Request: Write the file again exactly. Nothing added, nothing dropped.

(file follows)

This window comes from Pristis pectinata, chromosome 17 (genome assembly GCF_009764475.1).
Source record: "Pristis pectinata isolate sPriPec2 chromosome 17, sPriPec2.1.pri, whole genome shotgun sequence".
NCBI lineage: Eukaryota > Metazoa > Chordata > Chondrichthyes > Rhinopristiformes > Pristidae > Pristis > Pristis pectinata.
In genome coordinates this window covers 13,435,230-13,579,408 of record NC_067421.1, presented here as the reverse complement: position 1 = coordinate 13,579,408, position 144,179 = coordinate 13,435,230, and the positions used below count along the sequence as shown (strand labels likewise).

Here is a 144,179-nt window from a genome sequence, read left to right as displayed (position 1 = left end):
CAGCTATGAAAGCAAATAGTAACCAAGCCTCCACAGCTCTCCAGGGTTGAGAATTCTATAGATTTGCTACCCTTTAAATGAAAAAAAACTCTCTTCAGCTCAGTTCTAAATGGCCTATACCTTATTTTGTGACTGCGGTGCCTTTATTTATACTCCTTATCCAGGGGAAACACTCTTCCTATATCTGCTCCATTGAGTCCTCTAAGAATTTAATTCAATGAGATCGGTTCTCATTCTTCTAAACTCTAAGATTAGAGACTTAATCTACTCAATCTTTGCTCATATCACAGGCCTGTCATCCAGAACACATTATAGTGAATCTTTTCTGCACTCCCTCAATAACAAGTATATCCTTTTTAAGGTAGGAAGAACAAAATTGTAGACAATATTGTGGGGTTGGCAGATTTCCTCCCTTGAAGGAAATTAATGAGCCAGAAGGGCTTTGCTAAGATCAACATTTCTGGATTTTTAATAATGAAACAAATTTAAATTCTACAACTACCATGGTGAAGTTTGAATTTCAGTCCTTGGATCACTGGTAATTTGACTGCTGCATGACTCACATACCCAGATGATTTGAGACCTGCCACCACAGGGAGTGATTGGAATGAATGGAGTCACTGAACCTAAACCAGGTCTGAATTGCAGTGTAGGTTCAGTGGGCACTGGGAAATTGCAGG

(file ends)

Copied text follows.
This window comes from Pristis pectinata, chromosome 17 (genome assembly GCF_009764475.1).
Source record: "Pristis pectinata isolate sPriPec2 chromosome 17, sPriPec2.1.pri, whole genome shotgun sequence".
NCBI lineage: Eukaryota > Metazoa > Chordata > Chondrichthyes > Rhinopristiformes > Pristidae > Pristis > Pristis pectinata.
In genome coordinates this window covers 13,435,230-13,579,408 of record NC_067421.1, presented here as the reverse complement: position 1 = coordinate 13,579,408, position 144,179 = coordinate 13,435,230, and the positions used below count along the sequence as shown (strand labels likewise).

Here is a 144,179-nt window from a genome sequence, read left to right as displayed (position 1 = left end):
CAGCTATGAAAGCAAATAGTAACCAAGCCTCCACAGCTCTCCAGGGTTGAGAATTCTATAGATTTGCTACCCTTTAAATGAAAAAAAACTCTCTTCAGCTCAGTTCTAAATGGCCTATACCTTATTTTGTGACTGCGGTGCCTTTATTTATACTCCTTATCCAGGGGAAACACTCTTCCTATATCTGCTCCATTGAGTCCTCTAAGAATTTAATTCAATGAGATCGGTTCTCATTCTTCTAAACTCTAAGATTAGAGACTTAATCTACTCAATCTTTGCTCATATCACAGGCCTGTCATCCAGAACACATTATAGTGAATCTTTTCTGCACTCCCTCAATAACAAGTATATCCTTTTTAAGGTAGGAAGAACAAAATTGTAGACAATATTGTGGGGTTGGCAGATTTCCTCCCTTGAAGGAAATTAATGAGCCAGAAGGGCTTTGCTAAGATCAACATTTCTGGATTTTTAATAATGAAACAAATTTAAATTCTACAACTACCATGGTGAAGTTTGAATTTCAGTCCTTGGATCACTGGTAATTTGACTGCTGCATGACTCACATACCCAGATGATTTGAGACCTGCCACCACAGGGAGTGATTGGAATGAATGGAGTCACTGAACCTAAACCAGGTCTGAATTGCAGTGTAGGTTCAGTGGGCACTGGGAAATTGCAGG